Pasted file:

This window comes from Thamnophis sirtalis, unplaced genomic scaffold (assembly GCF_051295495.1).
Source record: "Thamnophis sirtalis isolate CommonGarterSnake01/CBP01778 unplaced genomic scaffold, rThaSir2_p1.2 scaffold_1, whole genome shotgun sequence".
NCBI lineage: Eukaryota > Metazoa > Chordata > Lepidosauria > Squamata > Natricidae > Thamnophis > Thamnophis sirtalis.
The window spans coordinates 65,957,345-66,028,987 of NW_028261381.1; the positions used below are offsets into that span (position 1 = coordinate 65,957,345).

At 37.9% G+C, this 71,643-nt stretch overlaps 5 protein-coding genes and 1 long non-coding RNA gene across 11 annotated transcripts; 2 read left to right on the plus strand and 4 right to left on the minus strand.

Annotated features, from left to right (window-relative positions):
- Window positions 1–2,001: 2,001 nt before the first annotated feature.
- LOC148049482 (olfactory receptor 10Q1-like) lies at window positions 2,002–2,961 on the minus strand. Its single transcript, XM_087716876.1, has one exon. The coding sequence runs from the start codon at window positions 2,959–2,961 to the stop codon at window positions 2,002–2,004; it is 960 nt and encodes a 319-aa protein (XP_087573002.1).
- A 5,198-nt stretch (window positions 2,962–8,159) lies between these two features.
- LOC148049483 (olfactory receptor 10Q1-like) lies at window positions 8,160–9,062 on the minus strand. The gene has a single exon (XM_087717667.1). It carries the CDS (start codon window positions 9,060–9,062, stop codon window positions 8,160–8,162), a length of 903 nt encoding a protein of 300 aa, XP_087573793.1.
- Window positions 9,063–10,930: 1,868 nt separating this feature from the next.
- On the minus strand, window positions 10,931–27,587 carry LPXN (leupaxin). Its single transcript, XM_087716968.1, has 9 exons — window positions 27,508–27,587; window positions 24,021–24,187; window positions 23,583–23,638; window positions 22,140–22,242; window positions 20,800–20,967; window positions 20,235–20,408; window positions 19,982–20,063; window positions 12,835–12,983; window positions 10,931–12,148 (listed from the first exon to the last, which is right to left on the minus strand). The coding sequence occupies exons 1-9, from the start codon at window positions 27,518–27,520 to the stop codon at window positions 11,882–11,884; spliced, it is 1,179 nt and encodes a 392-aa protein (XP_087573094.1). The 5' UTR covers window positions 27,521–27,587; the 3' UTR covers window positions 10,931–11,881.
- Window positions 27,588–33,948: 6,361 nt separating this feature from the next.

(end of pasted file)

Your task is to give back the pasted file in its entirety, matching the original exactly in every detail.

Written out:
This window comes from Thamnophis sirtalis, unplaced genomic scaffold (assembly GCF_051295495.1).
Source record: "Thamnophis sirtalis isolate CommonGarterSnake01/CBP01778 unplaced genomic scaffold, rThaSir2_p1.2 scaffold_1, whole genome shotgun sequence".
NCBI lineage: Eukaryota > Metazoa > Chordata > Lepidosauria > Squamata > Natricidae > Thamnophis > Thamnophis sirtalis.
The window spans coordinates 65,957,345-66,028,987 of NW_028261381.1; the positions used below are offsets into that span (position 1 = coordinate 65,957,345).

At 37.9% G+C, this 71,643-nt stretch overlaps 5 protein-coding genes and 1 long non-coding RNA gene across 11 annotated transcripts; 2 read left to right on the plus strand and 4 right to left on the minus strand.

Annotated features, from left to right (window-relative positions):
- Window positions 1–2,001: 2,001 nt before the first annotated feature.
- LOC148049482 (olfactory receptor 10Q1-like) lies at window positions 2,002–2,961 on the minus strand. Its single transcript, XM_087716876.1, has one exon. The coding sequence runs from the start codon at window positions 2,959–2,961 to the stop codon at window positions 2,002–2,004; it is 960 nt and encodes a 319-aa protein (XP_087573002.1).
- A 5,198-nt stretch (window positions 2,962–8,159) lies between these two features.
- LOC148049483 (olfactory receptor 10Q1-like) lies at window positions 8,160–9,062 on the minus strand. The gene has a single exon (XM_087717667.1). It carries the CDS (start codon window positions 9,060–9,062, stop codon window positions 8,160–8,162), a length of 903 nt encoding a protein of 300 aa, XP_087573793.1.
- Window positions 9,063–10,930: 1,868 nt separating this feature from the next.
- On the minus strand, window positions 10,931–27,587 carry LPXN (leupaxin). Its single transcript, XM_087716968.1, has 9 exons — window positions 27,508–27,587; window positions 24,021–24,187; window positions 23,583–23,638; window positions 22,140–22,242; window positions 20,800–20,967; window positions 20,235–20,408; window positions 19,982–20,063; window positions 12,835–12,983; window positions 10,931–12,148 (listed from the first exon to the last, which is right to left on the minus strand). The coding sequence occupies exons 1-9, from the start codon at window positions 27,518–27,520 to the stop codon at window positions 11,882–11,884; spliced, it is 1,179 nt and encodes a 392-aa protein (XP_087573094.1). The 5' UTR covers window positions 27,521–27,587; the 3' UTR covers window positions 10,931–11,881.
- Window positions 27,588–33,948: 6,361 nt separating this feature from the next.